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Reasonable Disagreement

Course 2010-2011

Admission requirements

BA in Philosophy, or a comparable level of knowledge

Description

How should we, in a democratic society, respond to reasonable disagreement both about comprehensive doctrines such as religious, moral and philosophical doctrines and about fundamental political decisions? This has been one of the central questions in recent political philosophy, and it has lead to the development of Political Liberalism. In the last decade or so, the question of reasonable disagreement has also been the focus of debate in epistemology. There the question is how a person should respond when a person she considers to be her epistemic peer disagrees with her: should she just retain her belief, or should she suspend judgment?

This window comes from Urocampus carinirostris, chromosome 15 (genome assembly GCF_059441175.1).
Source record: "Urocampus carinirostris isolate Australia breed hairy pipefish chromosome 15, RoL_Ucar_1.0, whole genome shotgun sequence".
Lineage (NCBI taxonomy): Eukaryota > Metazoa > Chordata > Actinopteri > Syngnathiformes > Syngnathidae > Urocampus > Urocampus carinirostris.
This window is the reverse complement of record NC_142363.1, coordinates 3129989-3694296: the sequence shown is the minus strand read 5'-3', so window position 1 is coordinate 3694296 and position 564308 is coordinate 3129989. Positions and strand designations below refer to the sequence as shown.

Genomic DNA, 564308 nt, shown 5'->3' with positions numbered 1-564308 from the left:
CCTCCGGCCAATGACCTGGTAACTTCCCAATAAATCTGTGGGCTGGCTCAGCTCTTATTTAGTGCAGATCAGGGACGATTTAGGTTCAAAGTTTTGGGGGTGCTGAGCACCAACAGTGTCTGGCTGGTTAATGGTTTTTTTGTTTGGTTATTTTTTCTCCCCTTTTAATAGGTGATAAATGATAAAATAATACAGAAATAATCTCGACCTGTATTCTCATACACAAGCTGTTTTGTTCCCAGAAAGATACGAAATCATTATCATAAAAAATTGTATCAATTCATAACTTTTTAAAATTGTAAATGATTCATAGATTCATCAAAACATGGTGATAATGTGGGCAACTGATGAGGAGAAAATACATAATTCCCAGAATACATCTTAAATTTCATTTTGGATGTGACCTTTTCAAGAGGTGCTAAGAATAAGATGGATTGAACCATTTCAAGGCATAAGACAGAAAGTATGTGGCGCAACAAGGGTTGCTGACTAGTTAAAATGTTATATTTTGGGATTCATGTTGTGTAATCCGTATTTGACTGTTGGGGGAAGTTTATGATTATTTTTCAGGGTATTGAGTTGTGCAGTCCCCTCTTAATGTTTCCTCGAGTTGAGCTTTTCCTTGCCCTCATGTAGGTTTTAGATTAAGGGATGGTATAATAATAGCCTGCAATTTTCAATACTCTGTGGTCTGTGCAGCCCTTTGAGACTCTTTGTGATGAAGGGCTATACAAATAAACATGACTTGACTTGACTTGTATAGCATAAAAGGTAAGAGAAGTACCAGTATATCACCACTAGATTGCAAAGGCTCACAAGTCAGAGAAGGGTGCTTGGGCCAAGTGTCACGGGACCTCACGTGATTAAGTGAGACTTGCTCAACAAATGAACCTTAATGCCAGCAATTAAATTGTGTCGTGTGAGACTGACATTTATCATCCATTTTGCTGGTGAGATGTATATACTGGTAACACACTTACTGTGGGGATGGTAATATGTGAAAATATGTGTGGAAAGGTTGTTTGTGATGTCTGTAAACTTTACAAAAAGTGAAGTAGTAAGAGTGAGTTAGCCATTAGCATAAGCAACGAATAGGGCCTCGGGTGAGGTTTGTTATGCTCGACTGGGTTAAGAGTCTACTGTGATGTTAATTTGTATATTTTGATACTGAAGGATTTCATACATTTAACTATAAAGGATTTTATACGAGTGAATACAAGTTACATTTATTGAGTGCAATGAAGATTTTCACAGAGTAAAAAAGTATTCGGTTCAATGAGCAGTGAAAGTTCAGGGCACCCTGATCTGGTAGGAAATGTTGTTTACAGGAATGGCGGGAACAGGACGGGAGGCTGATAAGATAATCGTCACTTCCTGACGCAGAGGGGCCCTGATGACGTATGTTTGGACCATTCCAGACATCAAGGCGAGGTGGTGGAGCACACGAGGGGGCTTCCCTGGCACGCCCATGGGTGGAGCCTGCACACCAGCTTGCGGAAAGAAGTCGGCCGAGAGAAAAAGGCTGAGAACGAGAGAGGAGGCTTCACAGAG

In this seminar we will explore the issue of reasonable disagreement in political philosophy and epistemology, and investigate if and how these two debates are related to each other.

Course objectives

Course objectives will be posted on Blackboard by the start of the course.

Timetable

See Timetables Master’s Programmes 2010-2011
Please note that for this course students have to attend two classes weekly.

Mode of instruction

Seminar: lecture with discussion

Assessment method

  • Presence and active participation in class (mandatory).
  • Two essays of approximately 3000 words each.

Blackboard

Reading list

  • Selections from John Rawls: Justice as Fairness, A Restatement and Political Liberalism
  • Additional material, especially on the epistemology of disagreement

Registration

Please register for this course on uSis. See registration procedure

Study Abroad students, please see the Study in Leiden website for information on how to apply

Contact information

J.G. van Wietmarschen, MA

Remarks

Specialisation: Ethics and Politics